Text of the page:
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Fed Governor Issues Warning on Bank Dividends and Mortgage Put-Backs

If you were counting on the big U.S. banks to restore or increase dividends that were pared back or ended during the financial crisis, you might want to think again.

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The final portions of a prepared speech by a top Federal Reserve official seemed aimed at pulling-back market expectations that the central bank would soon authorize a resumption of dividends.

The Fed has been preparing guidelines on how banks will be able to change their dividend policies in the first quarter of next year. When that news was reported last week—the Wall Street Journal’s headline was “Fed to Let Banks Increase Dividend” — the stocks of several banks rose.

But Fed governor Daniel Tarullo appeared to be trying to tamper the exuberance over the new Fed guidelines.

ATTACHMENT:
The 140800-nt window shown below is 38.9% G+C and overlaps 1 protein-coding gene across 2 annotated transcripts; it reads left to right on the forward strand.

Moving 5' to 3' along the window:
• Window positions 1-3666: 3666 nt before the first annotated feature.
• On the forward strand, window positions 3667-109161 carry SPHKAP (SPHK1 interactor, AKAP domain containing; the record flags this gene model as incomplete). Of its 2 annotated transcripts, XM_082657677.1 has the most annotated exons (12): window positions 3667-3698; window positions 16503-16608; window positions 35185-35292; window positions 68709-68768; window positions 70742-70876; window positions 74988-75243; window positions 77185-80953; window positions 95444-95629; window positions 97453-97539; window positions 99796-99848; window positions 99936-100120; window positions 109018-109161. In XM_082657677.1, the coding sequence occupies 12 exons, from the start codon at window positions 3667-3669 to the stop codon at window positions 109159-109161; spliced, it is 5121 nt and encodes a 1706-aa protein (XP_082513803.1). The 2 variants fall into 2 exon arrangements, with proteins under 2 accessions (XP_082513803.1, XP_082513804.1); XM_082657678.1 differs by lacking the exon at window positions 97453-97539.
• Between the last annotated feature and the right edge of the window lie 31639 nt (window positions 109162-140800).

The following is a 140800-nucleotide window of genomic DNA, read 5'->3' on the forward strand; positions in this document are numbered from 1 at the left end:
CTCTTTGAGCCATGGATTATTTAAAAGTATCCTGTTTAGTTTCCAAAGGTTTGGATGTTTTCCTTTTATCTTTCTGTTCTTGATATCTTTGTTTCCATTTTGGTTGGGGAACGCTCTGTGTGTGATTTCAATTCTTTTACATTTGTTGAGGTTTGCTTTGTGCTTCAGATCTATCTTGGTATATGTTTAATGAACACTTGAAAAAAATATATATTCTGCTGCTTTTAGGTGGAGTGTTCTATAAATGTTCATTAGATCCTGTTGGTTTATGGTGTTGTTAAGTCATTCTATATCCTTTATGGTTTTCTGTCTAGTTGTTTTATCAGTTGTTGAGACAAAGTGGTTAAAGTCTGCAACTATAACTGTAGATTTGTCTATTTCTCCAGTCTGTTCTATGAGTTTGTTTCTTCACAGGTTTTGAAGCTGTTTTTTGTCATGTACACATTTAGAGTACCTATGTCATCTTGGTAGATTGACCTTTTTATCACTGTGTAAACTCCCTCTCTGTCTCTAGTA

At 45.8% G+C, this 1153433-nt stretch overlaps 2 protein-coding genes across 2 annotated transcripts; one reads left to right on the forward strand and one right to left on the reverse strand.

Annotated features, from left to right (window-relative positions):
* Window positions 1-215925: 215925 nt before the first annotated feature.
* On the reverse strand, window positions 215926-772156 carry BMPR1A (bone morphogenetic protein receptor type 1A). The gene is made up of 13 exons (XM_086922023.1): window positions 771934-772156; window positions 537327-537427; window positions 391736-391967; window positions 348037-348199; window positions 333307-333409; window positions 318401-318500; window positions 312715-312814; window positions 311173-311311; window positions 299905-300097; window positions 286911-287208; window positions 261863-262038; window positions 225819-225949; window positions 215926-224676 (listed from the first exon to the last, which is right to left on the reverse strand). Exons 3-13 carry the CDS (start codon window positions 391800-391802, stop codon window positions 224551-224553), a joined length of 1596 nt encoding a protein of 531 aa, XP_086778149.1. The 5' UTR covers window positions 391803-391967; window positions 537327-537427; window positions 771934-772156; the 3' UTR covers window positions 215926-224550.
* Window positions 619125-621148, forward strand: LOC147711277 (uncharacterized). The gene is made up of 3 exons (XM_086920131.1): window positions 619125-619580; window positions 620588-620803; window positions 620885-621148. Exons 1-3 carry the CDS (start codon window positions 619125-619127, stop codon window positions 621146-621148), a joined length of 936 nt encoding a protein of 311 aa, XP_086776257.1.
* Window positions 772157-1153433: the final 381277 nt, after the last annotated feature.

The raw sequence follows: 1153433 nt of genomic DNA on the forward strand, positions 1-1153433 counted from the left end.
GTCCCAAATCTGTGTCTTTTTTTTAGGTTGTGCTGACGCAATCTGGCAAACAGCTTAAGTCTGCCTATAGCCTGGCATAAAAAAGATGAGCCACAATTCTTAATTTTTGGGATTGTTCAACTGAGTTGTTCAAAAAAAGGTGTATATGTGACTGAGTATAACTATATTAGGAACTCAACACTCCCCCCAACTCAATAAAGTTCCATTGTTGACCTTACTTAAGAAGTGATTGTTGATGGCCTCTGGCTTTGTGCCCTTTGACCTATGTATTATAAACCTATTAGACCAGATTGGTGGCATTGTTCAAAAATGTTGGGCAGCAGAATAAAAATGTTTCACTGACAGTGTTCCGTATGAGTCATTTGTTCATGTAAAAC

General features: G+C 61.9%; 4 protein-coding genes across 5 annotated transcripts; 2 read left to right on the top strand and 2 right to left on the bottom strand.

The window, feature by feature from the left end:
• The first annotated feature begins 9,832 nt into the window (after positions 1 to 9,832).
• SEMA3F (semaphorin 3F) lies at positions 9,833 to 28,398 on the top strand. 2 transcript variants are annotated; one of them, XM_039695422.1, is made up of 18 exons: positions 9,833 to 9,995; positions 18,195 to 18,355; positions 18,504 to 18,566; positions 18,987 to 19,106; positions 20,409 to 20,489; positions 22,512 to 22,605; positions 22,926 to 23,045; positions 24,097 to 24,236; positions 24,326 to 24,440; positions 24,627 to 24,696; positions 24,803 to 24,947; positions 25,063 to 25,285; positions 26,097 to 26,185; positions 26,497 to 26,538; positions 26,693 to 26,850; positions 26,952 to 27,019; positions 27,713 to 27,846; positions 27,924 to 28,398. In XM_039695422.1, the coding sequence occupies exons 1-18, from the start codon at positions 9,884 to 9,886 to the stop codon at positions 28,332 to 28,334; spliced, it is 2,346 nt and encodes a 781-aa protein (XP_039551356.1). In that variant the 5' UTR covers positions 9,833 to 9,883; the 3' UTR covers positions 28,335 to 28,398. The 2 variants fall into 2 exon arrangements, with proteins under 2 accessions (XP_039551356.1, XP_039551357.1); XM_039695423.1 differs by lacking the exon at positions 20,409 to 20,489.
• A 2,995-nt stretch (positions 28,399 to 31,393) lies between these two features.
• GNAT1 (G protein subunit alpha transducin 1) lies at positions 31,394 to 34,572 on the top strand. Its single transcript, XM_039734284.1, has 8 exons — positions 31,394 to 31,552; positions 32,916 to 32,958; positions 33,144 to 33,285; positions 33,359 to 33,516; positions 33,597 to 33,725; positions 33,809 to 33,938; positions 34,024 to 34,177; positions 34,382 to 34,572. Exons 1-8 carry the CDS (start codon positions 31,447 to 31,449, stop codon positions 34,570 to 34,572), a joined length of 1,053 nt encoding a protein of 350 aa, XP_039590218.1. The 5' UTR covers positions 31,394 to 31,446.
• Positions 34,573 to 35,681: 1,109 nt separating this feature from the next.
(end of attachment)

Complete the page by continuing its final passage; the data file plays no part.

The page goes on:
“Although the details of these guidelines are still being finalized, I can say that our approach to considering such requests will be a conservative one,” Tarullo said at a George Washington University Law School Conference on the Dodd-Frank regulatory reforms. (You can read the full speech here.)

Tarullo said that banks will need to show that they can handle risks not captured in the government’s stress tests—including the risk of put-back exposure.

“We will expect firms to submit convincing capital plans that demonstrate their ability to absorb losses over the next two years under an adverse economic scenario that we will specify, and still remain amply capitalized,” Tarullo said. “We also expect that firms will have a sound estimate of any significant risks that may not be captured by the stress testing, such as potential mortgage put-back exposures, and the capacity to absorb any consequent losses.”

The talk about dividends seems to be directly aimed at resetting—that is, lowering—expectations when it comes to dividends. Most of the speech was about Basel III capital requirements—making the dividend discussion stand out all the more. It appears to have been tacked on with the purpose of sending the market a message that many banks may not qualify for dividend hikes.

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